In my letters to Steven I mentioned a few times that multi-part stories – the serials of old, always worked better on Doctor Who. From the very beginning it was understood that in a series where the period and location change with each story, time is required to establish each set up, introduce new characters and let the story unfold. It didn’t always work, of course, but it’s still the best way to let the show breathe. This was largely forgotten by Russell Dust when the series returned in 2005, but Steven, lest we deny him the single scintilla of credit he deserves, lumbered with the episodic format (for international sales purposes), attempted to find a workaround with more two-parters and multi-episode, non-linear stories. By returning to single episodes, you’ve once again hamstrung the series’ ability to offer meaty narratives featuring memorable supporting characters.

I could be wrong, though I’m not, but I don’t think it’s just the limited ambition of your writers’ room that’s led to each episode being thin and inconsequential. It’s a by-product of a format that doesn’t afford the, er, time and space, for substance and depth. Imagine instead you’d commissioned four two-hour TV movies. Then you could think big. Instead, you’re compelled, like Davis before you, to frequently return the TARDIS crew to the home of its human occupants to add an overarching sense of continuity – like the kids periodically returning to the house from the secret garden.

After two visits to Sheffield I’m sick of it. I hope when they next go back, in a couple of episodes’ time, it will have been sucked into a time maw – just a hole in the universe. Why not test Bradley Walsh et al. in far-flung, outlandish scenarios featuring stakes we can’t predict? In “Rosa” there was no question that they’d succeed – you weren’t going to have our team accidentally take Parks’ seat, forcing her to stand, and one suspects they’ll be passive witnesses to Indian partition too. Why not take us somewhere where the outcome isn’t fixed and the challenge is to our characters’ values? Why not make them active and have them live with the consequences?

Oh, Chris – this series is so crushingly weightless and boring.

I warned you a long time ago that no one wanted a Who that was just alright. If your only ambition to is create a reliable warhorse that can be watched passively, then forgotten the next day – the backdrop to viewers watching Netflix on their phones, then you’re in the wrong job. Of course the ratings are high – you’ve created broad wallpaper for a general audience. These viewers may be many for now, but they’re soft and disengaged. Unless you give them something to invest in and talk about soon, I fear these pop cultural tourists will shortly find another distraction, while the series’ natural constituency, currently watching out of blind loyalty when many better written and less patronising options are available, will eventually succumb to boredom and indifference, and fish out their VHS copy of “Ghostlight” instead.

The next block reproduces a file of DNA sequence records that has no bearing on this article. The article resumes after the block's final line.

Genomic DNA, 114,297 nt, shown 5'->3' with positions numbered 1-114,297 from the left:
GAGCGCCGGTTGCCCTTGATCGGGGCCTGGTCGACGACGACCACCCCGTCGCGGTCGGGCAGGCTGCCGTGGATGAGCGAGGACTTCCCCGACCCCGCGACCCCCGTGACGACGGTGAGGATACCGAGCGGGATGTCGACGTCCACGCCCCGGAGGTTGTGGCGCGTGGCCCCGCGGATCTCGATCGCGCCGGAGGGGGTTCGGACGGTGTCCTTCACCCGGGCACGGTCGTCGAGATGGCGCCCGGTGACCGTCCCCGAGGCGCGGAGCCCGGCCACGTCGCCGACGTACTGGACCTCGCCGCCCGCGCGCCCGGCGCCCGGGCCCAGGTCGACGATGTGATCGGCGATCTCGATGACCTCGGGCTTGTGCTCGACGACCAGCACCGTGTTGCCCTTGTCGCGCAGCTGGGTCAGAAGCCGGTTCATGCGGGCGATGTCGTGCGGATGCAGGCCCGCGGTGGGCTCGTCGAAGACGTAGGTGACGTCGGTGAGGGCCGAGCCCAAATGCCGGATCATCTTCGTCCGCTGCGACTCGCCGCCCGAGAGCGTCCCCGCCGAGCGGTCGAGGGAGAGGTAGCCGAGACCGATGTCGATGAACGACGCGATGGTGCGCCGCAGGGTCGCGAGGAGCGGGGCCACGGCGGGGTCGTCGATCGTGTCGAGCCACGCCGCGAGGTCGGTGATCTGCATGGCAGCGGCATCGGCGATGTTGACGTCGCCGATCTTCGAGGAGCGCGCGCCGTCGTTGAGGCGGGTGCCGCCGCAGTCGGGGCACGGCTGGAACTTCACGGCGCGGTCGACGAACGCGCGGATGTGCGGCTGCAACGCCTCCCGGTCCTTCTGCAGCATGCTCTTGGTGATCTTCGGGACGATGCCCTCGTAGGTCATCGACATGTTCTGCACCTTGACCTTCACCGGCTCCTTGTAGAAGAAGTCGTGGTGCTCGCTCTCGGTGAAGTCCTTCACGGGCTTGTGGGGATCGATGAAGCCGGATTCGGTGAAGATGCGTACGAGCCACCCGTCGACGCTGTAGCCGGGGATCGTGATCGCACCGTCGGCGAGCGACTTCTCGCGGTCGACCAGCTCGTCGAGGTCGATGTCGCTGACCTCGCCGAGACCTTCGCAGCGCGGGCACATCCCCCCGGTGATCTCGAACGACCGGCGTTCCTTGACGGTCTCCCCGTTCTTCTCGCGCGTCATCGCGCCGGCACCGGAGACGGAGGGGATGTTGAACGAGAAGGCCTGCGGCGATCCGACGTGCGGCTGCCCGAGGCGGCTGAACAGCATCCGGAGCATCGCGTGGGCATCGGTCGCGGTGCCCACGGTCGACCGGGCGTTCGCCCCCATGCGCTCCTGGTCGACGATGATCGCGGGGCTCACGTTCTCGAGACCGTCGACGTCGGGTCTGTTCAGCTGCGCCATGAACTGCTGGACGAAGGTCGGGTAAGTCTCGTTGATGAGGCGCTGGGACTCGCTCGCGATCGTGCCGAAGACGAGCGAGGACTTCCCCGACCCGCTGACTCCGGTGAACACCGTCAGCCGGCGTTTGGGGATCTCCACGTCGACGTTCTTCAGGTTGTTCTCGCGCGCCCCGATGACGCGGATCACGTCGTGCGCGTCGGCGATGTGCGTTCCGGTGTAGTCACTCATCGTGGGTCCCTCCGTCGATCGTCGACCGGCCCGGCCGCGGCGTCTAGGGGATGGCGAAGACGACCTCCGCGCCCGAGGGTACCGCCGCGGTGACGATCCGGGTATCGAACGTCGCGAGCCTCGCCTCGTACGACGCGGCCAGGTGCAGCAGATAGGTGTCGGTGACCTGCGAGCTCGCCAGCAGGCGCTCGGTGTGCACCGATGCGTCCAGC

Don’t take this the wrong way Chris, but you’re a dull writer currently assigned, inexplicably, to head up the most versatile and unconstrained science fiction franchise ever created. The converse would be Isaac Asimov writing EastEnders. Don’t get me wrong, Chris, I’d love to see Asimov’s take on the lives of those cockney miseries, it’s the flip I can’t stand. You’re currently the man who inherited a fortune and bought a villa in Spain.

I’ll be back at the end of the series to see if you packed all the intrigue and imagination into the second block of episodes.

Yours asleep,

Ed

P.S: I note a forthcoming episode is titled “Kerblam!” (your exclamation mark). How old is the target audience now, five? And can you think of any other sci-fi franchise that cut the age of said audience in half between seasons?